New Exchange Brings Innovation
When the IPXI goes live later this year, it will be the first of its kind to trade the asset class of intellectual property.
“The idea for an IP market has been around for quite some time, and has been talked about at industry conferences, but the key always was, how you do it,” said Gerard Pannekoek, chief executive officer of Intellectual Property Exchange International, or IPXI. “The model we designed over the years resembles a patent portfolio. The IP owner puts together a prospectus with the IP they will bring to market, including descriptions, litigation history, existing licensees, a detailed description of the marketplace, ultimately leading to an offering of a certain number of unit license rights, at a particular price.”
A unit license right, or ULR, is the right for the owner of the unit license right to use the technology that is described in the prospectus to manufacture the sale of one product. It becomes a consumable instrument, like a carbon credit; once you polluted an amount of carbon, the allowance will be taken out of the account. The IPXI will work the same way.
The IPXI will launch during mid-2012 with the goal of creating “a marketplace for a unique portfolio of financial products and services that facilitate investment and risk management in IP assets, helping buyers and sellers to efficiently allocate IP rights,” according to the company, which is to be based in Chicago.
The IPXI announced in December that it had completed a $10 million round of financing led by a group of U.S. and European-based investors, including CBOE Holdings, the operator of the Chicago Board Options Exchange and CBOE Stock Exchange, as well as Royal Philips Electronics, a global healthcare and lighting manufacturer.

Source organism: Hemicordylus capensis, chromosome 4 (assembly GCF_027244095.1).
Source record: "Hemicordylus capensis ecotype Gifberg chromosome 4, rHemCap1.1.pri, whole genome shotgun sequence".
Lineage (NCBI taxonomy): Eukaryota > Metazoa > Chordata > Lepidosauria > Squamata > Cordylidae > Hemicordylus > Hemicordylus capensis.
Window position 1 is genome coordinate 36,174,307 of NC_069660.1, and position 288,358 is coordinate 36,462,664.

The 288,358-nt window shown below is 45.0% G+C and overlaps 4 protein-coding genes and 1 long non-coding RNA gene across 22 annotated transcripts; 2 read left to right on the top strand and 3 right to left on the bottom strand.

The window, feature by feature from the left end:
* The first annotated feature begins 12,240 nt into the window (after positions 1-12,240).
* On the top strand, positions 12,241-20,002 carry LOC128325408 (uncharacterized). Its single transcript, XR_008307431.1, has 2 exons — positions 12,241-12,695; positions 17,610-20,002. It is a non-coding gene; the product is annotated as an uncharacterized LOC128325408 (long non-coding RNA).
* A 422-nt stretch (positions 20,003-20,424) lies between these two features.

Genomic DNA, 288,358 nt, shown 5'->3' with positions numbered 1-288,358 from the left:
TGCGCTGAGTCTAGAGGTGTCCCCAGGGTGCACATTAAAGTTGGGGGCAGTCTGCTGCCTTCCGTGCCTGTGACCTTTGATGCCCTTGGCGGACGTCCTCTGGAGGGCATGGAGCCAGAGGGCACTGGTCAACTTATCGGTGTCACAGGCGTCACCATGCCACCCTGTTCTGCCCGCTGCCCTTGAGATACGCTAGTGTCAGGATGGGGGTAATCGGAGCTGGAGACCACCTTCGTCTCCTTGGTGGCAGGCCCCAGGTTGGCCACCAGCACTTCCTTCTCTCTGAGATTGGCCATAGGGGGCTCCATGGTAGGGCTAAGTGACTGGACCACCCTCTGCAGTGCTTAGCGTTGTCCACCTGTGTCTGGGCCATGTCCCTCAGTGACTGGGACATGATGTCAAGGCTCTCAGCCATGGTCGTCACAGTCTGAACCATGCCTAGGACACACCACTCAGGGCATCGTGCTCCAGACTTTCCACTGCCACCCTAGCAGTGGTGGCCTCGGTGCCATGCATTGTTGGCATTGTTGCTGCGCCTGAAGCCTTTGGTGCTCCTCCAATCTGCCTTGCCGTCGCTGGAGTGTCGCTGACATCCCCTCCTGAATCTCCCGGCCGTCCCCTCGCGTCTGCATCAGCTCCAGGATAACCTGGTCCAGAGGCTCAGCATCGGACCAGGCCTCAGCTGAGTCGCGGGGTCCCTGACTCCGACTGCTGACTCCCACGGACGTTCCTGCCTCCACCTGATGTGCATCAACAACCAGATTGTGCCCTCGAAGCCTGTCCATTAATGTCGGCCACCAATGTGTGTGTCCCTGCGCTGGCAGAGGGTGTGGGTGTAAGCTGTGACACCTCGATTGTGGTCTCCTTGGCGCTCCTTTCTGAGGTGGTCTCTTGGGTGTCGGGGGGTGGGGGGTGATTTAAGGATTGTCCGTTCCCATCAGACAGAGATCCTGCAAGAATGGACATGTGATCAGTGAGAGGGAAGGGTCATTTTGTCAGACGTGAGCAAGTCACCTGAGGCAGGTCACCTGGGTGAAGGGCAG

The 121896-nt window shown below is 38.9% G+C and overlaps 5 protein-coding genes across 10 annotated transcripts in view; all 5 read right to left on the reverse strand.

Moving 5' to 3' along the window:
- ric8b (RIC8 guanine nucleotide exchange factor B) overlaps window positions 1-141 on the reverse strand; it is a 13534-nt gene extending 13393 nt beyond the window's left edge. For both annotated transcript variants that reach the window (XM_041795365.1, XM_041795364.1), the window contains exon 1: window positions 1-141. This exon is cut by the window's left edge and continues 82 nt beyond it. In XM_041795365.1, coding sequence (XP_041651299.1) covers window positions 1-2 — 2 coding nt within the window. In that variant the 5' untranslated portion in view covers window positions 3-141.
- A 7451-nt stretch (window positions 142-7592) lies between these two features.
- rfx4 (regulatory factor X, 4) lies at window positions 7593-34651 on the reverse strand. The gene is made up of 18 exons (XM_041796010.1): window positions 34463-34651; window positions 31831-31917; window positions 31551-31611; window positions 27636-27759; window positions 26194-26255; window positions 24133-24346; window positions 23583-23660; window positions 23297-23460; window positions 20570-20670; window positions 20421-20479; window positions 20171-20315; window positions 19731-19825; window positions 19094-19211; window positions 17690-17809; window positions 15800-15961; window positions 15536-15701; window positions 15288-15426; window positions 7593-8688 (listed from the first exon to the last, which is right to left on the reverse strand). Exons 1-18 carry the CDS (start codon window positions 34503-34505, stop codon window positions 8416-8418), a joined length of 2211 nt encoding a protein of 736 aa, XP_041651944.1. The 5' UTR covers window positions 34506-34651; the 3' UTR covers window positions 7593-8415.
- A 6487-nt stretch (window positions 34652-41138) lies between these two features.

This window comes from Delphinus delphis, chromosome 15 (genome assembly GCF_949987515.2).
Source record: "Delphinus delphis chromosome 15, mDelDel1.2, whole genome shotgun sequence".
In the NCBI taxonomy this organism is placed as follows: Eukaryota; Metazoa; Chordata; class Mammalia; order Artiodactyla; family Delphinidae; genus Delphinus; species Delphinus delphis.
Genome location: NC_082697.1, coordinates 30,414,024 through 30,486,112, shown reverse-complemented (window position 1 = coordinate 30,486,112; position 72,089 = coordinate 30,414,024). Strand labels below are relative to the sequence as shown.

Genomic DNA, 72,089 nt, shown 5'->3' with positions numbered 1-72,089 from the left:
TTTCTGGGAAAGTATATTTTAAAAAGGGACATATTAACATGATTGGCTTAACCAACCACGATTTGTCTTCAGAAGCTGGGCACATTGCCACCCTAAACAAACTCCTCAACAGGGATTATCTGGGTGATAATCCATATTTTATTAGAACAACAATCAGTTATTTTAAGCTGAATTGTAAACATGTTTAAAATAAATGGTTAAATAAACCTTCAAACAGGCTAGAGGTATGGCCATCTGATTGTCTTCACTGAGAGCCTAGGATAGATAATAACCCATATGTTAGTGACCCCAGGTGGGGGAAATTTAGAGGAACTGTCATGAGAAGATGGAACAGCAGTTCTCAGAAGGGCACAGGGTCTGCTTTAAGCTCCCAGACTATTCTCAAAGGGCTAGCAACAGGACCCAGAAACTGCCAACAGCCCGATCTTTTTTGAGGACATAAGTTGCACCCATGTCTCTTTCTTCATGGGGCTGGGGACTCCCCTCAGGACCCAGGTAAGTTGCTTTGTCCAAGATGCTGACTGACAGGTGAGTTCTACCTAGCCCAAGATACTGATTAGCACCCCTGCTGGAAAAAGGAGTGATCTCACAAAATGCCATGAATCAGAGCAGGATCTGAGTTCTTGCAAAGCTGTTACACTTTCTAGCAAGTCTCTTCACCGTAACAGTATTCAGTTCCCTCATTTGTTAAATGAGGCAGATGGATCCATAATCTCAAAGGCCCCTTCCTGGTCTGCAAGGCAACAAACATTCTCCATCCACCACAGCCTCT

The round of financing will allow the IPXI to fund the building of its infrastructure, which will be set up to issue ULR contracts, which will provide for a more transparent way to monetize and license patents and other intellectual property.
The IPXI can have comparisons drawn with the carbon market, which is estimated to be a $1.2 trillion marketplace in the next few years, according to Pannekoek. In the U.S. alone, estimates for the licensable value of patents are well over $9 trillion.
“You are seeing institutional investors getting involved in one way or another in the IP world, and by purchasing IP, there is a recognition that this is the next asset class and may be a significantly bigger than the carbon market we have,” said Pannekoek. “There is tremendous opportunity and room for something like the IPXI. If you look down the road a few years from now, there will be a number of different derivative products to come from this, and this can become a new asset class.”